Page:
- 1862 - P “Steady” Pete Meegan (he batted lefty, but his throwing arm is unknown) was born in San Francisco. He closed out his brief two-year MLB run in 1885 when he joined the Pittsburgh Alleghenys. He posted a 7-8/3.39 line in 18 games (16 starts, 14 CGs) and was said to possess a feared curve. Pete was the child of Irish immigrants fleeing the potato famine, and he’s part of Patriot QB Tom Brady’s family tree (his aunt and uncle were Brady’s great-great grands, making him a cousin). He passed away in 1905 at the age of 42, felled by Bright’s Disease (nephritis). We’re guessing the nickname came about thanks to his dependability, finishing 36-of-38 big league games that he started.
|Steady Pete - the sitting on the floor dude with the mustache (1885 Alleghenys via the Pirates)|
- 1894 - RHP Ray Steineder was born in Salem, New Jersey. He worked two years in the show, mainly for the Pirates. He tossed 20 outings (two starts) with a 2-1, 5.15 line from 1923-24 before being sold to the Phils in May and finishing out his big league days there. Ray also knew his way around a batter’s box, going 10-for-25 (.400) in MLB. He did have a yo-yo history - after the Pirates brought him up after a 37-win campaign in the minors in 1920, he was a late cut and signed with an outlaw team in Oil City. That got him suspended and pushed back his debut season to 1923 when the suspension was lifted (and he got a late start to that year, holding out for $6K). When the Phils released him in 1924, he again signed with an outlaw club and again was suspended. He was reinstated the following year but never caught on in the majors again.
- 1914 - RHP Jack Hallett was born in Toledo, Ohio. He tossed for the Bucs from 1942-43, and then after wartime service returned in 1946. Working mostly from the pen, Hallett went 6-10 with a 3.06 ERA for Pittsburgh. He was also a solid stick, hitting .238 with one home run in 80 lifetime at-bats, and a perfect fielder, handling all 60 of his career chances flawlessly.
- 1915 - RHP Ted “Cork” Wilks was born in Fulton, New York. Ted tossed for the Bucs in parts of 1951-52, going 8-10-16, 3.19, in 92 outings. He arrived in June of ‘51 as part of the Chambers/Westlake deal with the Cards and 14 months later the 37-year-old was flipped to the Tribe as a piece of the Johnny Berardino trade. Converting to a reliever from starter after encountering arm woes early in his MLB career, his Cardinal teammates (he spent almost eight years with St. Louis) began calling Wilks “The Cork” because of the opponents’ rallies he stopped.
|Ted Wilks 1952 Topps|
- 1947 - RHP Gene Garber was born in Lancaster, Pennsylvania. He began his 19-year career with the Bucs as a 20th round pick in the 1965 draft, pitching sparingly from 1969-72 with an 0-3, 5.61 line in just 20 visits to the rubber. Garber would go on to make 931 appearances with 1,510 IP, win 96 games and save 218 more with a career 3.34 ERA before he hit the tape. The sidewinder retired after the 1988 season and went back home as a farmer and poultry producer.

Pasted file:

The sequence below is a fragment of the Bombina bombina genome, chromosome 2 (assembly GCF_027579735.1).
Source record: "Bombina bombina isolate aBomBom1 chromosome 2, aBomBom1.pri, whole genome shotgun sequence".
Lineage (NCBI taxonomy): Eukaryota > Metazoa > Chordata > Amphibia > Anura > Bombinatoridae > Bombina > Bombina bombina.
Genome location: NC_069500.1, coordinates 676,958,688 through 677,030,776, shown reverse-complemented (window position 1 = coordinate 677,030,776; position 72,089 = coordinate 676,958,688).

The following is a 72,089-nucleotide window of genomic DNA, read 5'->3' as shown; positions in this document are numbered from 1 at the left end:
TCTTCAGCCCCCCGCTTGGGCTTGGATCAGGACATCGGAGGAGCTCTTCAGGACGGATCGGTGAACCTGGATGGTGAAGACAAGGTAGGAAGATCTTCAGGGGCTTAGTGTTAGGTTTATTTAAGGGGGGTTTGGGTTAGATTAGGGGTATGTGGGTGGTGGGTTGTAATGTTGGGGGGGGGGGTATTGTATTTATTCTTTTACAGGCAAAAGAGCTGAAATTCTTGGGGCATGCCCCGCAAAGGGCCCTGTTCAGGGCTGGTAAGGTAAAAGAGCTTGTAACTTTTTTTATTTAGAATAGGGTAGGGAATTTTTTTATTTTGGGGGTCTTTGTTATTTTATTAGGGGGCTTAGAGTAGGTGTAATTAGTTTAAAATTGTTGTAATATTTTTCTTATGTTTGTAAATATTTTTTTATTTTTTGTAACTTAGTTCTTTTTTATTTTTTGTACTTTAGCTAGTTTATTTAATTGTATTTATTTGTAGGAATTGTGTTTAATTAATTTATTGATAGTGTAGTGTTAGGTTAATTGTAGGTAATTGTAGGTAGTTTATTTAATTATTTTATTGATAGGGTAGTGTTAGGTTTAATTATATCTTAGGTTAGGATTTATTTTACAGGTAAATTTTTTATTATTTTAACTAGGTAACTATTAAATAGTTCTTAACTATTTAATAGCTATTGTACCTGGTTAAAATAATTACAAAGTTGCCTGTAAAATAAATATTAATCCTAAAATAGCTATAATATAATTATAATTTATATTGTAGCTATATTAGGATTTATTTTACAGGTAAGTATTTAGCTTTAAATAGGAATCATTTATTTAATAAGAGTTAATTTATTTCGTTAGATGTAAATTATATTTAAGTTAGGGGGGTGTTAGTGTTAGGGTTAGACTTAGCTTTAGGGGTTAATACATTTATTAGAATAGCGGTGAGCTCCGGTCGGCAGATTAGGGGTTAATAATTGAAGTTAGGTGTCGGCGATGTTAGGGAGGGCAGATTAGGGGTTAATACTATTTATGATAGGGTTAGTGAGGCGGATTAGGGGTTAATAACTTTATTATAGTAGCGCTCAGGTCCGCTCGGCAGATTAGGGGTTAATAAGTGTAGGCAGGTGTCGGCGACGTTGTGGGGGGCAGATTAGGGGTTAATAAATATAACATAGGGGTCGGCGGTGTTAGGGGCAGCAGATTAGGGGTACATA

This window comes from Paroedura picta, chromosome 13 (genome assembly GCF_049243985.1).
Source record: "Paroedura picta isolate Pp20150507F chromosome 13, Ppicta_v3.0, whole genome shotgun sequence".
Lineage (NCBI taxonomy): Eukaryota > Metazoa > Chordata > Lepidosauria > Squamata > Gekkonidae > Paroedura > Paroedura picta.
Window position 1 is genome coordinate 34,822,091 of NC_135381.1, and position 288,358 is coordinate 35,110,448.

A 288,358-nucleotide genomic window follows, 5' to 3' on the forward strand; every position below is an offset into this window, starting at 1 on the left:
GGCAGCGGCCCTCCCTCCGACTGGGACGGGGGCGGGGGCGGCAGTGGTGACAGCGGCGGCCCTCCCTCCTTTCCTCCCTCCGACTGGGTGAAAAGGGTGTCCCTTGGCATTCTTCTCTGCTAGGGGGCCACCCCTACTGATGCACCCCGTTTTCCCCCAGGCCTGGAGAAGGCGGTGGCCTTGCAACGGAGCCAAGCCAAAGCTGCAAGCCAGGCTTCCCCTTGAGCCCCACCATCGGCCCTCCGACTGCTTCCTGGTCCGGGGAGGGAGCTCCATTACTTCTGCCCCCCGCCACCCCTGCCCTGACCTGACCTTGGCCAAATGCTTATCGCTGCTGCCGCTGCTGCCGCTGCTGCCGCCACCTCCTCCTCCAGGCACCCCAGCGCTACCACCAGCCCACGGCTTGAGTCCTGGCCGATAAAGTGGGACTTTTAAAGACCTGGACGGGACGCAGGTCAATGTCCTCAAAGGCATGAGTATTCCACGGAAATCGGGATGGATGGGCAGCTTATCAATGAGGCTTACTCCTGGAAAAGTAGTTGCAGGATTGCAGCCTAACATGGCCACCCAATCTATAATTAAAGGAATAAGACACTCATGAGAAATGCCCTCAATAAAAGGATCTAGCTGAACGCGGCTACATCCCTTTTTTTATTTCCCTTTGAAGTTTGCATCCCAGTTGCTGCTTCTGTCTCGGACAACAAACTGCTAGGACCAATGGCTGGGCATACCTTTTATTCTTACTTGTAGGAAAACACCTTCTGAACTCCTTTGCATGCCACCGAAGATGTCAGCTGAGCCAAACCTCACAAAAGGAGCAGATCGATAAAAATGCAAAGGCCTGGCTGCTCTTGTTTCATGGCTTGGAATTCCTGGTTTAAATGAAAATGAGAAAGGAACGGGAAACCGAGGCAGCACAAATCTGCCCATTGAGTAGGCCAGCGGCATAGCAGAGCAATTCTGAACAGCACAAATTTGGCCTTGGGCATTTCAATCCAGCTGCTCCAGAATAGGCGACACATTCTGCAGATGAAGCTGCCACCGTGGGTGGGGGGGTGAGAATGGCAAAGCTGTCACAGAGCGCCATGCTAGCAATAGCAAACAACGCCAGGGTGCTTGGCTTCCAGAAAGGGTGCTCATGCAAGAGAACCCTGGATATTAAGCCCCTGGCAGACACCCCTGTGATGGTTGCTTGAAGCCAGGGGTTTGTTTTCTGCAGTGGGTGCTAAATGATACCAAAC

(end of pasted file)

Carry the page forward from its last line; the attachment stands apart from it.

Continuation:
- 1956 - The Pirates announced that they would consider moving out of town if a new stadium wasn’t built to replace Forbes Field, the second oldest yard in baseball after Shibe Park in Philly. Buc VP & co-owner Tom Johnson said in the Pittsburgh Press that “What we need is a municipal stadium in Pittsburgh we both (Pirates & Steelers) can use. If we don’t get one, there’s a chance the Pirates will have to leave this city.” They got their wish, though it took some time. The political football was kicked around for years until Three Rivers Stadium opened in July of 1970.
- 1979 - For the first time in MLB history, two players shared the MVP. The NL co-winners were Willie Stargell, who hit .281 with 32 HRs, and the Cards 1B Keith Hernandez, who led the NL in runs scored (116), doubles (48), and batting average (.344). With the win, the Pirates had taken (or shared) all four "MVP" awards for the season (All-Star Game, NLCS, World Series, and NL regular season) for the first award sweep in MLB history. Stargell took the honors for the NLCS, World Series, and NL regular season, while Dave Parker won the All-Star Game MVP.
|Willie Stargell 2017 Topps 65|
- 2010 - Beat ‘Em, Bucs! The Byham Theater hosted a sneak preview of a 50-year-old B&W movie, copied from TV for owner Bing Crosby, of NBC's telecast of the seventh game of the 1960 World Series. Dick Groat and Bob Costas were the event hosts of The MLB Network production, later aired on TV and then made available on DVD. The Post Gazette’s Bob Hoover wrote “Fans hailed the eight members of the '60 team invited for the showing, clapped rhythmically to start rallies, reacted loudly every time Roberto Clemente appeared on the screen and leapt to their feet for the two clutch home runs in the eighth (Hal Smith) and ninth (you know who) innings.”